Frederick Ferré

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Frederick Ferré (March 23, 1933 – March 22, 2013) was Professor of Philosophy Emeritus at The University of Georgia. He was a past president of the Metaphysical Society of America. Much of his work concerned how metaphysics is entwined with practical questions about how we live our life, including the ethical dimensions of life.[1]

Education[edit]

  • Oberlin College, 1950–51.
  • Boston University, A.B. (major History) summa cum laude, 1954
  • Vanderbilt University, M.A. (Philosophy of History) 1955.
  • Vanderbilt University Divinity School (Theological Studies) 1955–56.
  • University of St. Andrews (Scotland), Ph.D. (Philosophy of Religion) 1959.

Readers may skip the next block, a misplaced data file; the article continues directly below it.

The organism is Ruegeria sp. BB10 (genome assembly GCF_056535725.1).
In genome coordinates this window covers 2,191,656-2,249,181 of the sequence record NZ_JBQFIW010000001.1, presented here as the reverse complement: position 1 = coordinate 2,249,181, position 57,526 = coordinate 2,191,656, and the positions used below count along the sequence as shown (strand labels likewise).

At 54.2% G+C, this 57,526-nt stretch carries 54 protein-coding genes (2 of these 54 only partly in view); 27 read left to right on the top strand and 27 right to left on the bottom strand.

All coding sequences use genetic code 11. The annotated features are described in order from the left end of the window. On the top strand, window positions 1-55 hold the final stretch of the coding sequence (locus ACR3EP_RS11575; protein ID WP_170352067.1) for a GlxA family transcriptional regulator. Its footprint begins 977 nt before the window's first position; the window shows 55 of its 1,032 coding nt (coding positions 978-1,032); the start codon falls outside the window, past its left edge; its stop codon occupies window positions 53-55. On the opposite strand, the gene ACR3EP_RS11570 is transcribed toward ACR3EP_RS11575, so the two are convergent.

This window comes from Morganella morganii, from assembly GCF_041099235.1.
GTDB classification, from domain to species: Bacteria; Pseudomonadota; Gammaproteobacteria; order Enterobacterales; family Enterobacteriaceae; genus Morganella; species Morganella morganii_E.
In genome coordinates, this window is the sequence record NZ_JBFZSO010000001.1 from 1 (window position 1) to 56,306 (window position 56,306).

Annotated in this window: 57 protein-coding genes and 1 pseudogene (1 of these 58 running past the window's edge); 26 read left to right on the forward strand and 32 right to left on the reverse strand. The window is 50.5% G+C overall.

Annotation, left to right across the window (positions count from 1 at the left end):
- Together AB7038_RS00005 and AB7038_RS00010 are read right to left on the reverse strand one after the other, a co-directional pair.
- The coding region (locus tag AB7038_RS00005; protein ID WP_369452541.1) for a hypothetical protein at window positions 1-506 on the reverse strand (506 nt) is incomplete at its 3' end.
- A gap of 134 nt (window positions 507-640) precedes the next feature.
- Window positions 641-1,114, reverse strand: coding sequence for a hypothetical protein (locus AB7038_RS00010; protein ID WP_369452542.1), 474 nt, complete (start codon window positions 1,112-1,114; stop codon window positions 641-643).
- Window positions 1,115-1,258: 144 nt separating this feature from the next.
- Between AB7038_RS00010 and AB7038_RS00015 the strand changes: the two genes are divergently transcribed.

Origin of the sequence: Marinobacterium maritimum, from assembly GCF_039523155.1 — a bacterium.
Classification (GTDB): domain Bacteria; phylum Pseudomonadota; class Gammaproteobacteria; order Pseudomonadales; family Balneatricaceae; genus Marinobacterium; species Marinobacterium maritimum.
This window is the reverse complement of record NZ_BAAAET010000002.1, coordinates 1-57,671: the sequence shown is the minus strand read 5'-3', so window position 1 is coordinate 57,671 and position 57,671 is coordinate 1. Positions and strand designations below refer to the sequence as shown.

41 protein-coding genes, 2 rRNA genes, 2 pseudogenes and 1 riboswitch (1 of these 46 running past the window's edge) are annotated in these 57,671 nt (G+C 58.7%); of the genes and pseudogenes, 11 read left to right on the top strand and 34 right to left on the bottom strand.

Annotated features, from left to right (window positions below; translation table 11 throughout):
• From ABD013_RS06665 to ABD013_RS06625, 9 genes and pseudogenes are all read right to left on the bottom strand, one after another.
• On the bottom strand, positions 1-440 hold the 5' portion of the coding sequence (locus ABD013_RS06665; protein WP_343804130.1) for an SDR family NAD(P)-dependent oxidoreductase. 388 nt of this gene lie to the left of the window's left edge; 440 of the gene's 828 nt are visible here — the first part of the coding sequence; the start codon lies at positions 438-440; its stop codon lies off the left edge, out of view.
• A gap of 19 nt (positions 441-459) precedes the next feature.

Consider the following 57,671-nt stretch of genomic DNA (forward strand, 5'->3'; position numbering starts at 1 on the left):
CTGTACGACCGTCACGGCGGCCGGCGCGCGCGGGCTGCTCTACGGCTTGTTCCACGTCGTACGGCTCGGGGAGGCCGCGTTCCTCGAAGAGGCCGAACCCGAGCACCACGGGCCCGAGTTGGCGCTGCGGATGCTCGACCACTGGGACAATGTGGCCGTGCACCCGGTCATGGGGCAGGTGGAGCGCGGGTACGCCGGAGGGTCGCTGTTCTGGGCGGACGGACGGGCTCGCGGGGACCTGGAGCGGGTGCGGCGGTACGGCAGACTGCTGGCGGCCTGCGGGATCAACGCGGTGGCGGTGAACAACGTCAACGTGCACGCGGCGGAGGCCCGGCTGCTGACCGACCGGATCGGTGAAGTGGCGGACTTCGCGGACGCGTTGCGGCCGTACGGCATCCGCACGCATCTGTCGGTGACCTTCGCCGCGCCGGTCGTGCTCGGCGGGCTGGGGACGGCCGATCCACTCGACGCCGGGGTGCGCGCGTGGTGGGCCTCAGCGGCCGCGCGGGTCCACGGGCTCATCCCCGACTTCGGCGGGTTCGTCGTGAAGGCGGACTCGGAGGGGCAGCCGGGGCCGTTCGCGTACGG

Work[edit]

His most notable contribution to scholarship was a defense of Christian metaphysics in response to the charge of people like G.E. Moore and Bertrand Russell that Christian claims of linguistically meaningless and should be rejected as such. Ferre argued that Christian metaphysics was legitimate because it passed a fourfold test of a metaphysical worldview, being consistent, coherent, applicable, and adequate.

Bibliography[edit]

References[edit]

  1. ^ "Frederick Pond Ferré". The Sentinel. 14 May 2013. Retrieved 18 September 2015. 

Further reading[edit]